James Montgomery, Associate Editor, RenewableEnergyWorld.com
April 24, 2014 | 2 Comments
New Hampshire, USA -- Not all options are ready to step into the spotlight, though. Master limited partnerships (MLP) and real estate investment trusts (REIT) promise more attractive tax treatment than securitizations or yieldcos, but they require some heavy lifting and difficult decisions at the highest levels: MLPs need an act of Congress even for an infinitesimal language tweak to remove a legislative exclusion to solar and wind, while REITs involve a touchy reclassification of assets from the IRS that could have broader and undesirable tax consequences. Yet another model gaining traction is a more institutionalized version of crowdfunding, led by Mosaic (technically they call it "crowdsourcing"), but crowdfunding is awaiting more clarity from the Securities and Exchange Commission about what rules must apply.
And so, while patiently waiting for Paleozoic movement out of Washington, the industry is turning its attention and anticipation toward ushering in two other new financing models: securitizations (converting an asset into something that is tradable, i.e., a security) and “yieldcos" (publicly traded companies created specifically around energy operating assets to produce cash flow and income). Their build-up actually began last year: in the fall SolarCity finally launched the first securitization of distributed-generation solar energy assets, with a pledge to do more and significantly larger ones in the coming quarters, and throughout 2013 several companies (NRG, Pattern, Transalta, Hannon Armstrong) spun off yieldcos with varying levels of renewable energy assets in their portfolios.
Just weeks into 2014 we're already seeing an uptick in activity. While the industry awaits SolarCity's next securitization move, in the meantime the company has acquired Common Assets, which had been building up a Web-based platform for managing financial products (most especially renewable energy investments) for individual and institutional investors; the first SolarCity-backed products are expected to start rolling out by this summer. We're also hearing rumors of up to half a dozen other securitization deals working through the pipeline, referencing unidentified large players with long histories of building out projects — some names frequently invoked as potentially fitting those criteria include familiar residential-solar companies such as Vivint, Sunrun, Sungevity, and several others.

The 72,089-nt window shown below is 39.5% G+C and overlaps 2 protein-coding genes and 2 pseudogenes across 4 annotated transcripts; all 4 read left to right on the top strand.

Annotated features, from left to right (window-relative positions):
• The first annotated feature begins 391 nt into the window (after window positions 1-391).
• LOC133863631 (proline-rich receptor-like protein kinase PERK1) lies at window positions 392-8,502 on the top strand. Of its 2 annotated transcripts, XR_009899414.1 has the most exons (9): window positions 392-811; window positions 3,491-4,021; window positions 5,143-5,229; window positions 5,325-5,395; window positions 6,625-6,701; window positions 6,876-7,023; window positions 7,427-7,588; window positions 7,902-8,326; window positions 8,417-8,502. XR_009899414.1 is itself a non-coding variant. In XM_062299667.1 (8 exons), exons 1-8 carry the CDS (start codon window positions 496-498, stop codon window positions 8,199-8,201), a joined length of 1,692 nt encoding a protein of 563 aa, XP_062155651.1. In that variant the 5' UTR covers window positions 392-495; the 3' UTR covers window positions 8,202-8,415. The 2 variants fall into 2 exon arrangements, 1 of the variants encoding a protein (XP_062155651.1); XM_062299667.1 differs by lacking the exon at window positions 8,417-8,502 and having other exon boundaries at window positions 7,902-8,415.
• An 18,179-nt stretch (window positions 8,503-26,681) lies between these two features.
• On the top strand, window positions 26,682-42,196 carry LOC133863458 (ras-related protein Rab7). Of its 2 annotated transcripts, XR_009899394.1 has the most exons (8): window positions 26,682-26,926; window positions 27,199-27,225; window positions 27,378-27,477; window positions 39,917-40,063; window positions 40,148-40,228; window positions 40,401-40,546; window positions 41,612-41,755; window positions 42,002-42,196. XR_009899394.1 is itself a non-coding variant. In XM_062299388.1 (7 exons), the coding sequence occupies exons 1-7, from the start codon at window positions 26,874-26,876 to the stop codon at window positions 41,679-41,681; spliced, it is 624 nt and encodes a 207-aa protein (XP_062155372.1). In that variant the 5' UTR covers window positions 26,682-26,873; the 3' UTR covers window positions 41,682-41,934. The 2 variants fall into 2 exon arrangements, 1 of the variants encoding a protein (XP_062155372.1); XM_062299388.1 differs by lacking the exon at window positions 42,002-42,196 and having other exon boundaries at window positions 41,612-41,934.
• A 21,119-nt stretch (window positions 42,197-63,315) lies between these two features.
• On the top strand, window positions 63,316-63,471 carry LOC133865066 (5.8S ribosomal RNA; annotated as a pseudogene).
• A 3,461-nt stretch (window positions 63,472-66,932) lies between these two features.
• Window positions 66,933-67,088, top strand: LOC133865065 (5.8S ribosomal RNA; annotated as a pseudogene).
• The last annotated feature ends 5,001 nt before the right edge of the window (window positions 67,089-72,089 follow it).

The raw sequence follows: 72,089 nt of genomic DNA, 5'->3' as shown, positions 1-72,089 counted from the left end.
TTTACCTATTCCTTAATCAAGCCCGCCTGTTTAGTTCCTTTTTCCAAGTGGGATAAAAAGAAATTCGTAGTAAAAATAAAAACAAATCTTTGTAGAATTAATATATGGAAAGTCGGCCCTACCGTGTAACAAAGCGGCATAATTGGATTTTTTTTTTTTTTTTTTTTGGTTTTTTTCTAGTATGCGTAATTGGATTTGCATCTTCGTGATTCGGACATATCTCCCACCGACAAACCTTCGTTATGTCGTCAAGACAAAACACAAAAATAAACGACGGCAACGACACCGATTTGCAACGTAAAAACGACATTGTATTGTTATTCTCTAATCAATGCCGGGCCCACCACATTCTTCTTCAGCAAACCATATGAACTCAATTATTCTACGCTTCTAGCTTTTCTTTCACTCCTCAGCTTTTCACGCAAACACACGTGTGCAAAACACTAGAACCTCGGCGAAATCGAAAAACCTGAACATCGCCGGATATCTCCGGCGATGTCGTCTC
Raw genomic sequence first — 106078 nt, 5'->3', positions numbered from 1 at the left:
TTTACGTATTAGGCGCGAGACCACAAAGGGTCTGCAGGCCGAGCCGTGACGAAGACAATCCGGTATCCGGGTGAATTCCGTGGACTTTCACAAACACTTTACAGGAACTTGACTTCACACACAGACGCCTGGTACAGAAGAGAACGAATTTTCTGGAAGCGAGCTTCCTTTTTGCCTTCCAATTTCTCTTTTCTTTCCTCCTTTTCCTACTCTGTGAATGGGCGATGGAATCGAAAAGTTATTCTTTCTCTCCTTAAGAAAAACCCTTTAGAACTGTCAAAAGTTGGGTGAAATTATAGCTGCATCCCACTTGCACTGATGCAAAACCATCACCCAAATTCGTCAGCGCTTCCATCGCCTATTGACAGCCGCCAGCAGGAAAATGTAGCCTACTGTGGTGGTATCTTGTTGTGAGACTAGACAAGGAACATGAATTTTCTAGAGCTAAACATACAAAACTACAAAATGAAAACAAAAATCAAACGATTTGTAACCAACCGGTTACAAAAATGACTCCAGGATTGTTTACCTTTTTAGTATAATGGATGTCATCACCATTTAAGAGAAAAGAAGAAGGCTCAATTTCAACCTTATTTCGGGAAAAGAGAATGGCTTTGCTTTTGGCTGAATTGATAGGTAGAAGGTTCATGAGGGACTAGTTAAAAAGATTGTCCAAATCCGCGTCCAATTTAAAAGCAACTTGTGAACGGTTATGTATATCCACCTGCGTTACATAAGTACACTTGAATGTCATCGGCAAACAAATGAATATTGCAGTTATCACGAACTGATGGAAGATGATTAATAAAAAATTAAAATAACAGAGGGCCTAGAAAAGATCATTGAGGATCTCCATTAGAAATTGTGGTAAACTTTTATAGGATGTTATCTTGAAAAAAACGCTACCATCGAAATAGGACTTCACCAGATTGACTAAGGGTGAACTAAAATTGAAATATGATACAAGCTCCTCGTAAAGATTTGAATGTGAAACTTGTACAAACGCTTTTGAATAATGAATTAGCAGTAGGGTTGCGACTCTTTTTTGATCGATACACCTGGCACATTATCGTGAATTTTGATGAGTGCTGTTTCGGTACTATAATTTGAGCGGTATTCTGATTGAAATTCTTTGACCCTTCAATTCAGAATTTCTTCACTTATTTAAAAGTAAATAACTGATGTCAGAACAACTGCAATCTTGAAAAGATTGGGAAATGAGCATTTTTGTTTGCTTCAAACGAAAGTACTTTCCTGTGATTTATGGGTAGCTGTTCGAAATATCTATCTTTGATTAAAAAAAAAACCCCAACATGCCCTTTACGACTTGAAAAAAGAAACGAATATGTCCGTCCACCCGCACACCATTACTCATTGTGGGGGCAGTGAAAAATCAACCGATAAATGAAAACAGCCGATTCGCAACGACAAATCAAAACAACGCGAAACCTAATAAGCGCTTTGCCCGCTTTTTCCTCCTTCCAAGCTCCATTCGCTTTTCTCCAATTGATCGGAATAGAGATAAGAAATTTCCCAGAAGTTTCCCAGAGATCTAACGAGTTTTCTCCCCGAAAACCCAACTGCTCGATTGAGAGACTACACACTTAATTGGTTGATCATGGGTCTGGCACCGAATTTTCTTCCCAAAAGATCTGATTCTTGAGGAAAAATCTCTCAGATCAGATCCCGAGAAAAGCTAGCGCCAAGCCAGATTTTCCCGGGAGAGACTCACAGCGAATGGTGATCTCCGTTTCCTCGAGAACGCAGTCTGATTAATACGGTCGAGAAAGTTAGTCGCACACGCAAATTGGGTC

On the yieldco front, in mid-February SunEdison announced plans for its own "yieldco" IPO aimed at unlocking more value within its solar energy assets. Pricing wasn't announced at press time, but earlier reports suggested it could generate a $300 million payday. SunPower also recently has been talking about doing a yieldco in a 2015 timeframe, likely to feature its 135-MW Quinto project and possibly its 120-MW Henrietta project. Others reportedly eyeing the yieldco model include Canadian Solar, Jinko Solar, and First Solar.
What Capital Markets Can Do For Solar Companies
What's coming together to bring these two financial innovations into the arena right now? Put simply, it's the confluence of plunging PV prices and blistering installation growth which are achieving a scale and maturity that outstrips the capacity of traditional tax-equity sources -- but it also means they can now entertain large-scale financial instruments, explains Joshua M. Pearce, Associate Professor at the Michigan Technological University's Open Sustainability Technology Lab, who recently published a study of solar securitizations. Look at it from a macro level: even conservative growth estimates for U.S. solar energy capacity additions point to 20 GW coming online by the time the investment tax credit (ITC) is planned to run out in 2017, notes NREL energy analyst Travis Lowder, author of another recent report. At an average of $3/W that's $60 billion in assets, of which a third or even half could generate securitizable cash streams for solar developers. Spin that equation around: a single $100 million securitization deal could support 72 MW of residential solar assets, 100 MW of small commercial solar, or 133 MW of larger commercial/industrial projects.
Number of PV Systems (by Market Sector) Potentially Financeable Through a Single Securitization Transaction. Credit: NREL
What does that mean for individual companies? In its 3Q13 financial results SunEdison calculated its current business model of building and selling solar projects yields about $0.74/Watt, but those assets' true value could jump as high as $1.97/W if the company could find ways to lower its cost of capital, apply various underwriting assumptions, and factor in residual value in power purchase agreements. That's a startling 2.6x increase in potential value creation that SunEdison thinks it can unlock, by choosing to hang onto its projects vs. simply selling them off. In its mid-February quarterly financial update the company revealed more value-creation calculations: it captured an additional $158 million during 4Q13 through those retained assets, with a resulting metric of "retained value per watt" at $2.02/W. By applying most of the 127-MW on its balance sheet with an estimated $257 million in "retained value" to its proposed yieldco, the company says, it now has sufficient scale to unlock the true value of those solar assets.
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